The Rufus Hathaway collection of Canadian literature. Vertical file. Folder 535.
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May 10, 1915
Mr. Mitchell Kennerley, 32 West 58th St., New York, New York Dear Mr. Kennerley:
I has. received a letter from
President Cutten, of
Wolfville, Nova Scotia, in which he says that they are starting a collection
of Canadian Literature at the University, and that my friend,
Logan, has suggested that I might be able to furnish them with a copy of
Lee's thesis on
Bliss Carman. I know of at least four copies of this book
in Toronto, besides the one which you so kindly sent me, but all are
securely tied up; but it has occcurred to me that you might have a copy to
spare. Is this the case, may I ask, and if so, will you allow me to give
your name to
Dr. Cutten, and suggest that he write you? I should expect,
of course, that you would put a price on the book. You will remember that
it was from Wolfville that
Carman's first privately printed pamphlet —
"At Michaelmas" was issued.
F.F. Sherman, as of course, you are aware, has got out a ”check list"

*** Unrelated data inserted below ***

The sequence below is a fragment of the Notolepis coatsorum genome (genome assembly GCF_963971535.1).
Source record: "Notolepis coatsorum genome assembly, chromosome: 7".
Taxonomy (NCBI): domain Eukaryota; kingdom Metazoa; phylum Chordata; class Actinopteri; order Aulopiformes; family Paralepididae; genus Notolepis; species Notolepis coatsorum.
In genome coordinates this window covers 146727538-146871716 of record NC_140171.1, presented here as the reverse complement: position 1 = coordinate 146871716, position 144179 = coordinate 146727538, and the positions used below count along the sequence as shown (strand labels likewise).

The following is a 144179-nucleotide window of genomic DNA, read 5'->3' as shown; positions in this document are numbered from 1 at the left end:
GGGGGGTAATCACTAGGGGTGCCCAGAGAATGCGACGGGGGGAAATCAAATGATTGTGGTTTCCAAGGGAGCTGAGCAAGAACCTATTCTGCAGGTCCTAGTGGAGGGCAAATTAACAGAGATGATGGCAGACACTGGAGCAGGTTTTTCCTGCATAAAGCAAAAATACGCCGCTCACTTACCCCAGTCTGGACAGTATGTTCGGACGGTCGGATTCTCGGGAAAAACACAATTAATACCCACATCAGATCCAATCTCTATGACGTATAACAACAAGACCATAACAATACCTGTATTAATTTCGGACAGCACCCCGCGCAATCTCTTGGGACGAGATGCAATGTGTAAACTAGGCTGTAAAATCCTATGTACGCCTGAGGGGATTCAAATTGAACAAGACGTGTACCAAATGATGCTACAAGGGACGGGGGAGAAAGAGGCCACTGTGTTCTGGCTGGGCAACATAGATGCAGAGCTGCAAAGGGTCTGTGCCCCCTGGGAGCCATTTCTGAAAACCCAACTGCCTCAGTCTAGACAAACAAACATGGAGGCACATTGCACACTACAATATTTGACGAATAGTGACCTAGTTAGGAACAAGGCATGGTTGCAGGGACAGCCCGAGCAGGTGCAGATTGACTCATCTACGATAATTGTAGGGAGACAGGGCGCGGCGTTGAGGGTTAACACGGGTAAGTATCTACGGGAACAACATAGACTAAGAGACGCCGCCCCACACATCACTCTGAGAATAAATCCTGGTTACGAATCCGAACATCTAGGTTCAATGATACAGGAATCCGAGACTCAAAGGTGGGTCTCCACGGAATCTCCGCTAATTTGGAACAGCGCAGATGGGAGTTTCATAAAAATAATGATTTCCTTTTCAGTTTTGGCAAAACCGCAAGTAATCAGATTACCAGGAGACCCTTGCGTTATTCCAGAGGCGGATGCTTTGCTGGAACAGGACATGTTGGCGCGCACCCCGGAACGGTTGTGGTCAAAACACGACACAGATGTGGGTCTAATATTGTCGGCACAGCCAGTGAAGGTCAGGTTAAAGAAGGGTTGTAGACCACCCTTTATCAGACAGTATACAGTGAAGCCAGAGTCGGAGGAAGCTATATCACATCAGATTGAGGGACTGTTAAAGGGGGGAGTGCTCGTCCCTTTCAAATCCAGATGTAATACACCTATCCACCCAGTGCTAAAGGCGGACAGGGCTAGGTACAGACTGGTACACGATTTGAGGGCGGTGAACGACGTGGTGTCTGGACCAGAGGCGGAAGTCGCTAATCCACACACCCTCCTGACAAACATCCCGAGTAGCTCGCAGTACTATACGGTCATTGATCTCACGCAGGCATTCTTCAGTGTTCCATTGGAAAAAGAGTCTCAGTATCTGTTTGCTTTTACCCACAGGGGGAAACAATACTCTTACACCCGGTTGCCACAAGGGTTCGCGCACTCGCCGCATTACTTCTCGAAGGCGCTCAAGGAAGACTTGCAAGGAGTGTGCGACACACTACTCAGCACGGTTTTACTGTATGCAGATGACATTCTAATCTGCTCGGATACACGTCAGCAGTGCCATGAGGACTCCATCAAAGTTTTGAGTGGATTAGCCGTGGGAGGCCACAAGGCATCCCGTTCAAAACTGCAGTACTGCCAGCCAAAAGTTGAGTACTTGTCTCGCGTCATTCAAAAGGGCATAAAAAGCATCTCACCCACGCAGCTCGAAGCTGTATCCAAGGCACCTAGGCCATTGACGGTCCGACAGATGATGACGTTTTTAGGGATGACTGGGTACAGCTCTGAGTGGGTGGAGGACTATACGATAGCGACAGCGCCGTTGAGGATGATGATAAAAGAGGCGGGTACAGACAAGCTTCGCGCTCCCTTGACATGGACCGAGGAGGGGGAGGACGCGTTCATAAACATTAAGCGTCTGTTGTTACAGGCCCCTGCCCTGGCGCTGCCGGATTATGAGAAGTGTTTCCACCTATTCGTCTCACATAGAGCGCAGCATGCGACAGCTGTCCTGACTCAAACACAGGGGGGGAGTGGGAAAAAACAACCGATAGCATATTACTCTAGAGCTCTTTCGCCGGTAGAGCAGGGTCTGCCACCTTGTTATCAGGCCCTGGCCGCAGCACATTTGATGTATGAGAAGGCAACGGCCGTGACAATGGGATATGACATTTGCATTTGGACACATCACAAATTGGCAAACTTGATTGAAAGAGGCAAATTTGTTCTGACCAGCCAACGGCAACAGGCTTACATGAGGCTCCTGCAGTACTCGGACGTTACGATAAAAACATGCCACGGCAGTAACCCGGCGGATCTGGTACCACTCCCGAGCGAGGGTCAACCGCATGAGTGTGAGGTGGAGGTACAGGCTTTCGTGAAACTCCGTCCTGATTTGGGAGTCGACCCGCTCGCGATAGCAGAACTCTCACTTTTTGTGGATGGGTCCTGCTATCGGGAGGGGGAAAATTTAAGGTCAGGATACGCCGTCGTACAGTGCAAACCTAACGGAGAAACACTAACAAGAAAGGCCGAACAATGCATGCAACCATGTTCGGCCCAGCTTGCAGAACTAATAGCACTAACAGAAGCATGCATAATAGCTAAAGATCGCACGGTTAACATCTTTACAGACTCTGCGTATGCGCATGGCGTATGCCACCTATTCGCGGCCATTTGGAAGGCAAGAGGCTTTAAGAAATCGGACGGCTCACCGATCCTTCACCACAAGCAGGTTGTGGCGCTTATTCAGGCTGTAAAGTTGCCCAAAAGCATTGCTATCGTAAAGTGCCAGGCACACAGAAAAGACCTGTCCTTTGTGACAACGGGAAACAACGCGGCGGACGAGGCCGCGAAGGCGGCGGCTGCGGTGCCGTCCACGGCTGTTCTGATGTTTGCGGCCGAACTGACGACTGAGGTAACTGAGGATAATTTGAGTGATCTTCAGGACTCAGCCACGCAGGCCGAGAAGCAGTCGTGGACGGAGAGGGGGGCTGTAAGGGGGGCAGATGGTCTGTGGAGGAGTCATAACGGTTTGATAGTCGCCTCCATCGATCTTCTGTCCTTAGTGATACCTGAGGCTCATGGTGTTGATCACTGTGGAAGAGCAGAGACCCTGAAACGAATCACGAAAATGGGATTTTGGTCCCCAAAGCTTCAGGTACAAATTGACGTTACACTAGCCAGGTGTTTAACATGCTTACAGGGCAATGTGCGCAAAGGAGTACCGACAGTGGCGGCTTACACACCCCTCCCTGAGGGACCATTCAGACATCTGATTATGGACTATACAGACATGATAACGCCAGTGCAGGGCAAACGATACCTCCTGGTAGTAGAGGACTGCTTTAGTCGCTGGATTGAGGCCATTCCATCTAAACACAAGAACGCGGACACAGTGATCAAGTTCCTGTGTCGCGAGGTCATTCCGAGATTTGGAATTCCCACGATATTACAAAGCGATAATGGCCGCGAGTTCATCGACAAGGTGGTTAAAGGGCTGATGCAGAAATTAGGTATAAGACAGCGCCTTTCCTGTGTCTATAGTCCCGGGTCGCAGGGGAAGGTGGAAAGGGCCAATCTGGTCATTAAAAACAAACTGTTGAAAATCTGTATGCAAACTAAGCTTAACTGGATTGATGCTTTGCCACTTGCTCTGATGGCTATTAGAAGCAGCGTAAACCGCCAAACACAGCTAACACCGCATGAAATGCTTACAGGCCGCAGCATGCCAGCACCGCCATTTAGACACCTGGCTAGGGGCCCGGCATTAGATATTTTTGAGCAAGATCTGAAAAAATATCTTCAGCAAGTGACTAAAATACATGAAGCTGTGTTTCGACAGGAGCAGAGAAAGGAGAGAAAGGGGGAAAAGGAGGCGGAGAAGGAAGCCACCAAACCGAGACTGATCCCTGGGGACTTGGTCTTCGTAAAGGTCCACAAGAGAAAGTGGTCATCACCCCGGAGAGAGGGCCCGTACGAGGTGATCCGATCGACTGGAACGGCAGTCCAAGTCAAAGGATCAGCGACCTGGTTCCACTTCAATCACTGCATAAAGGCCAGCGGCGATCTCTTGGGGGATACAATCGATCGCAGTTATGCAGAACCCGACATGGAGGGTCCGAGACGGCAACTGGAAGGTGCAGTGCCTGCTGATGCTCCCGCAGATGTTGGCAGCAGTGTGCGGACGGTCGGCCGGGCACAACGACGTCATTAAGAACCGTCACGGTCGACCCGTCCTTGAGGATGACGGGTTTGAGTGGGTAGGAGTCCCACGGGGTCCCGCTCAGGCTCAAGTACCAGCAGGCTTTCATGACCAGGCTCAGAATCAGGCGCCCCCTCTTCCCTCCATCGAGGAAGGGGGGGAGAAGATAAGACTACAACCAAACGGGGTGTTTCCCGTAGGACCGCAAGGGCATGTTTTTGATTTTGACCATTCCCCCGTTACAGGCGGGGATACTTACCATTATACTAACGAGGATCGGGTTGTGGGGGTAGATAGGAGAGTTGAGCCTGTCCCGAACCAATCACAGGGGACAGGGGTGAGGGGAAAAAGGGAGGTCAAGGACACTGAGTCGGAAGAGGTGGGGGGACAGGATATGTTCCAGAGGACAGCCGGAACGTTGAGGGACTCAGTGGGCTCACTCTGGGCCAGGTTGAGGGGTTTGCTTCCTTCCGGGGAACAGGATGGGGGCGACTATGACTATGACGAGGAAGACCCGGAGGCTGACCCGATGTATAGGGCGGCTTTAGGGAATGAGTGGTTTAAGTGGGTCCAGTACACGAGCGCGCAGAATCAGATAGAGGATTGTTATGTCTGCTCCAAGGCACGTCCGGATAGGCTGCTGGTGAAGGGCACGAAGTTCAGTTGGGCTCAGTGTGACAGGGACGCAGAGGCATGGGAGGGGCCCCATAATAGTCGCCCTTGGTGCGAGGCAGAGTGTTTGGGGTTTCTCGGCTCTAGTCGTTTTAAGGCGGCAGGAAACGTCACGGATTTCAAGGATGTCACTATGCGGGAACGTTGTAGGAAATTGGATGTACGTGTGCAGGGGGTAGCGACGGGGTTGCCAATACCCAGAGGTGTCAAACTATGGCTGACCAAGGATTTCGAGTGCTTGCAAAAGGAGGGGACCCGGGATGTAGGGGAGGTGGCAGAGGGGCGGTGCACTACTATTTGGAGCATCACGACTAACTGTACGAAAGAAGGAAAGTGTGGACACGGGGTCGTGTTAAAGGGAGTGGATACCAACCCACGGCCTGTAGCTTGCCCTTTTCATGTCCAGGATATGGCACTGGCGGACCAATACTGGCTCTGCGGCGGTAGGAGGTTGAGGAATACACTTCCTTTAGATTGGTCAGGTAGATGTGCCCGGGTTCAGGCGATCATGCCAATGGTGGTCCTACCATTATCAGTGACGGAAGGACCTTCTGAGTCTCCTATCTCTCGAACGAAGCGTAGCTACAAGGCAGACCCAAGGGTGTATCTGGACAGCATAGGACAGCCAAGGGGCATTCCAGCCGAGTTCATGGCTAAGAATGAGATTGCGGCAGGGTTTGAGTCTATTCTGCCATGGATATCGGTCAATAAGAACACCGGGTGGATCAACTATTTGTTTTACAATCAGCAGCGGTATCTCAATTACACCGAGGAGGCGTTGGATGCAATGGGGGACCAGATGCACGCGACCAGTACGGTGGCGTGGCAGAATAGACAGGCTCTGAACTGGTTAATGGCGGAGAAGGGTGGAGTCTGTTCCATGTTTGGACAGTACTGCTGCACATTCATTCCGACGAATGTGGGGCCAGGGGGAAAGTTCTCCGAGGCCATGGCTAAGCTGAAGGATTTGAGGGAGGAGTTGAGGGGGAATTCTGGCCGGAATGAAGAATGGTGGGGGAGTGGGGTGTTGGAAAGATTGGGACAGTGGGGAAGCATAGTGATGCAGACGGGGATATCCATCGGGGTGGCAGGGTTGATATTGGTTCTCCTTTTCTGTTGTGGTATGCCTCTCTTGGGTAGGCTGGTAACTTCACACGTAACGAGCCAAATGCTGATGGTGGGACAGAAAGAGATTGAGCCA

of Carman first editions, and has sent me a copy. It contains a number of
things I have never before heard of, but I can claim the honor of having
contributed seven or eight items to it. At the same time, there are a number of omissions. I have not time to mention these here, any anyway you
probably have noticed them; but I am writing a notice of the list for a
local paper in which I will [spoke of] them, and which I will send you when
By the way,
Mr. Quinn told me a while ago that he was intending ,in
association with you, to prepare a
Carman bibliography.D id
Sherman get wind
of this intention, and seek to head it off by issuing his check list.
I am rather inclined to think hardly of him, for although he got two copie
Toronto "Low Tide" from me, all he sent in return was a
letter - an interesting one I admit, but hardly comparable intrinsically
with those booklets. I am now convinced that the little handful of these
that a mere chance put in my way, were all that remained, and that the
booklet is bound to become one of the very rarest, and certainly most
I had a letter from
Carman the other day responding to birthday
greeting I had sent him, in which he said he was doing no work "The war of
course," he added, "makes that impossible.” He enclosed in his letter a
newspaper or magazine reproduction of a snapshot of himself labelled
Please let me hear from you at your convenience.
Yours truly, Address:258 Garden Avenue.